The many challenges of corralling a coronavirus outbreak

So many questions about the virus remain that scientists aren’t sure yet how to leash it

Health workers outside of Shanghai

Health care workers and police are seen at a highway toll station outside of Shanghai, China. They are checking drivers for symptoms of the new coronavirus. To limit spread of the virus, Chinese officials have quarantined cities, closed businesses and more.

Qilai Shen/Bloomberg/Getty Images

Last month, a new coronavirus emerged in China. Since then, it’s been spreading globally. Chinese officials recently placed millions of people under quarantine. At the same time, airports across the planet have begun screening international travelers for signs of the new pneumonia-like illness. It’s a costly effort and involves a lot of people. But as scientists learn about the new virus, they have doubts about how well these strategies will work at halting a growing epidemic. 

The new virus is being called 2019 novel coronavirus, or 2019-nCoV. As of January 28, there have been 4,587 confirmed cases of people infected with the virus (4,528 of them in China). So far, 16 countries report cases. As of today, at least 106 people — all in China — have died. Those numbers come from the European Centre for Disease Prevention and Control.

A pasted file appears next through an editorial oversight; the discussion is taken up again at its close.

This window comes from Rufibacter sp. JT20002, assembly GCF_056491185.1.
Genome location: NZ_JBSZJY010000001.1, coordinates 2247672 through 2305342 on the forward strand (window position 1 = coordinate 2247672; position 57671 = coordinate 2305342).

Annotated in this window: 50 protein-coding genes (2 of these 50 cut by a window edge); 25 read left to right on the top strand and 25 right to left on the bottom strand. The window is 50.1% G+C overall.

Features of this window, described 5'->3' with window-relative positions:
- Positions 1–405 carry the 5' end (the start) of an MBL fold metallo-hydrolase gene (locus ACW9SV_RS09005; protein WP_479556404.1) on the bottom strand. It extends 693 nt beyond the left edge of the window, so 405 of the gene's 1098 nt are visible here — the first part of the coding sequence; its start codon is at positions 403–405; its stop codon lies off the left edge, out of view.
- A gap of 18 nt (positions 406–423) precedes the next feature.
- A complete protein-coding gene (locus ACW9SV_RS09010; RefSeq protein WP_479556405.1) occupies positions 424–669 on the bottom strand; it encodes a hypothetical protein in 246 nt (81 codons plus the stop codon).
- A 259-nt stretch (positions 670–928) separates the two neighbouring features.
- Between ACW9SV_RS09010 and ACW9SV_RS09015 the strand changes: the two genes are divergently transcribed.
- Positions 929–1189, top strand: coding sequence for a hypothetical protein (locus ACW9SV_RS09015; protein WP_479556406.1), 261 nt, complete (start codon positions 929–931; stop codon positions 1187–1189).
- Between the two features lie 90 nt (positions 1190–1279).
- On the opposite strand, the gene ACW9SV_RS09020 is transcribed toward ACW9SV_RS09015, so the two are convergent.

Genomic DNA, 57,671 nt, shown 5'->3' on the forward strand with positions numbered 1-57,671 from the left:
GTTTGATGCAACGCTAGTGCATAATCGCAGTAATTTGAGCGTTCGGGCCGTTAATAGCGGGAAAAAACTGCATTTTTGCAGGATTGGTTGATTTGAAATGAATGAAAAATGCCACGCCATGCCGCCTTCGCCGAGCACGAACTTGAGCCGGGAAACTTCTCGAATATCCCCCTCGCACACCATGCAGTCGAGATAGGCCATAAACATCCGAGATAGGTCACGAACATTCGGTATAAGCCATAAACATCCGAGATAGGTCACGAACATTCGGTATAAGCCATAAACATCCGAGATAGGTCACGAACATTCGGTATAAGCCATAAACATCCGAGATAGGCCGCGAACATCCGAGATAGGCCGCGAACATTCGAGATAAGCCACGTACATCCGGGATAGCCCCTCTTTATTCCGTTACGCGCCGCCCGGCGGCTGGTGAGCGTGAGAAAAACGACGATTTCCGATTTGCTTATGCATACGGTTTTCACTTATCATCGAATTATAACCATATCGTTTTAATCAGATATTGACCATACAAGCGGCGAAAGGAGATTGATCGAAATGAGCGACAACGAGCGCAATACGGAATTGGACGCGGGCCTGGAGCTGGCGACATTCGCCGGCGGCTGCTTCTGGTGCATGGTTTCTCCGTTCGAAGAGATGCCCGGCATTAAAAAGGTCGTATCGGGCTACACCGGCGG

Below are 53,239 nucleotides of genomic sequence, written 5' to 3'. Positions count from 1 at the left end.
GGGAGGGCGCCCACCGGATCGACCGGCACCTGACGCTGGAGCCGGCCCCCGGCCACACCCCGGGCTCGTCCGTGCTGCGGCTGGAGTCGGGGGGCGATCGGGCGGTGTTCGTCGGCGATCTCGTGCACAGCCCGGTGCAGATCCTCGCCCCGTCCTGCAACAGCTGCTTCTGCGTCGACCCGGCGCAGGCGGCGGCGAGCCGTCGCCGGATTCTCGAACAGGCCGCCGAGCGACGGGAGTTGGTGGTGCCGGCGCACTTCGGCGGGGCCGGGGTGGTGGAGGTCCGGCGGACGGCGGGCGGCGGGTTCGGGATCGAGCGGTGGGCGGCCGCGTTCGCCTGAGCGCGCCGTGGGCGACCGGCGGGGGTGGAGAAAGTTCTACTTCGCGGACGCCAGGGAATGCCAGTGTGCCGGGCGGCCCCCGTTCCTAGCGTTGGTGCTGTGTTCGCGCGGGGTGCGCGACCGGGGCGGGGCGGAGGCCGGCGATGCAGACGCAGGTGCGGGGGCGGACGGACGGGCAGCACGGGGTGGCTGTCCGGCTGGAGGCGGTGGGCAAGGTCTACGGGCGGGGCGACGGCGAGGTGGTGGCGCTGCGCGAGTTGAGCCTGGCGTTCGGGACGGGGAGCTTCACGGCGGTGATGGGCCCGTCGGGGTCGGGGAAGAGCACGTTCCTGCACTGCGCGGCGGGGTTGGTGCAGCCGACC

U.S. officials are monitoring 110 people across 26 states for signs of infection. This virus can cause fever, cough, pneumonia (a type of lung inflammation) and shortness of breath. Those being monitored include people who recently traveled to Wuhan — the city at the center of the outbreak. In addition, health officials are watching the status of others who had direct contact with those travelers. So far, five people in the United States have tested positive for the new virus.

In response to the spiking number of cases, more than 50 million people in China are currently under lockdown. In 2003, a quarantine and isolation helped end the outbreak of another coronavirus. It caused what was known as severe acute respiratory syndrome, or SARS. But researchers are unsure whether this strategy will work as well for 2019-nCoV. Right now, they are scrambling to learn about how this disease spreads. For instance, are people contagious before they show symptoms? And is the virus changing — perhaps becoming easier to transmit — as it spreads from one person to another.  

Can people without symptoms spread the disease?

A January 24 paper in the Lancet reported data “consistent with person-to-person transmission” of the virus in hospitals and homes. It concluded that doctors should isolate patients. It also recommended finding out as soon as possible the names and health status of everyone with whom the infected people had recent contact.

Virus spreaders who do not show symptoms make outbreaks hard to control. For instance, despite showing no signs that they are sick, some people with flu or measles will infect others. But it’s uncommon for the types of coronaviruses that cause epidemics to do this, notes Stanley Perlman. He’s a virologist at the University of Iowa in Iowa City.